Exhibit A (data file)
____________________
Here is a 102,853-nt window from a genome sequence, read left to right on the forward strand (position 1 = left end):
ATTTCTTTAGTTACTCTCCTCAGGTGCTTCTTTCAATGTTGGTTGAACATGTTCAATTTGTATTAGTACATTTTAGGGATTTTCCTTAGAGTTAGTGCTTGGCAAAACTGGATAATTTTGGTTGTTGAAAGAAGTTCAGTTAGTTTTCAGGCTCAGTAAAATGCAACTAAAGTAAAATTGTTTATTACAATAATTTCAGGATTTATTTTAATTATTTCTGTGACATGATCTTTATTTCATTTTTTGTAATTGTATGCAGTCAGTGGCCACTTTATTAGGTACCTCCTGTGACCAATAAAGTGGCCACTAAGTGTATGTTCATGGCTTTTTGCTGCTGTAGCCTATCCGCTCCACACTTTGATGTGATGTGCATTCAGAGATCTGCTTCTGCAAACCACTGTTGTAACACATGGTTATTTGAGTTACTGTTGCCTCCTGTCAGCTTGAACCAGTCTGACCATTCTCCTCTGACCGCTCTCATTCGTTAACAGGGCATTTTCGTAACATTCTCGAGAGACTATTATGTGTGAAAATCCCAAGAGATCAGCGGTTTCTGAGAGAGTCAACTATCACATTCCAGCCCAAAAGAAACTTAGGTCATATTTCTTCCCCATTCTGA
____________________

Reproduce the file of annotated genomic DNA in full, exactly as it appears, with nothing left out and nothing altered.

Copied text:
Here is a 102,853-nt window from a genome sequence, read left to right on the forward strand (position 1 = left end):
ATTTCTTTAGTTACTCTCCTCAGGTGCTTCTTTCAATGTTGGTTGAACATGTTCAATTTGTATTAGTACATTTTAGGGATTTTCCTTAGAGTTAGTGCTTGGCAAAACTGGATAATTTTGGTTGTTGAAAGAAGTTCAGTTAGTTTTCAGGCTCAGTAAAATGCAACTAAAGTAAAATTGTTTATTACAATAATTTCAGGATTTATTTTAATTATTTCTGTGACATGATCTTTATTTCATTTTTTGTAATTGTATGCAGTCAGTGGCCACTTTATTAGGTACCTCCTGTGACCAATAAAGTGGCCACTAAGTGTATGTTCATGGCTTTTTGCTGCTGTAGCCTATCCGCTCCACACTTTGATGTGATGTGCATTCAGAGATCTGCTTCTGCAAACCACTGTTGTAACACATGGTTATTTGAGTTACTGTTGCCTCCTGTCAGCTTGAACCAGTCTGACCATTCTCCTCTGACCGCTCTCATTCGTTAACAGGGCATTTTCGTAACATTCTCGAGAGACTATTATGTGTGAAAATCCCAAGAGATCAGCGGTTTCTGAGAGAGTCAACTATCACATTCCAGCCCAAAAGAAACTTAGGTCATATTTCTTCCCCATTCTGA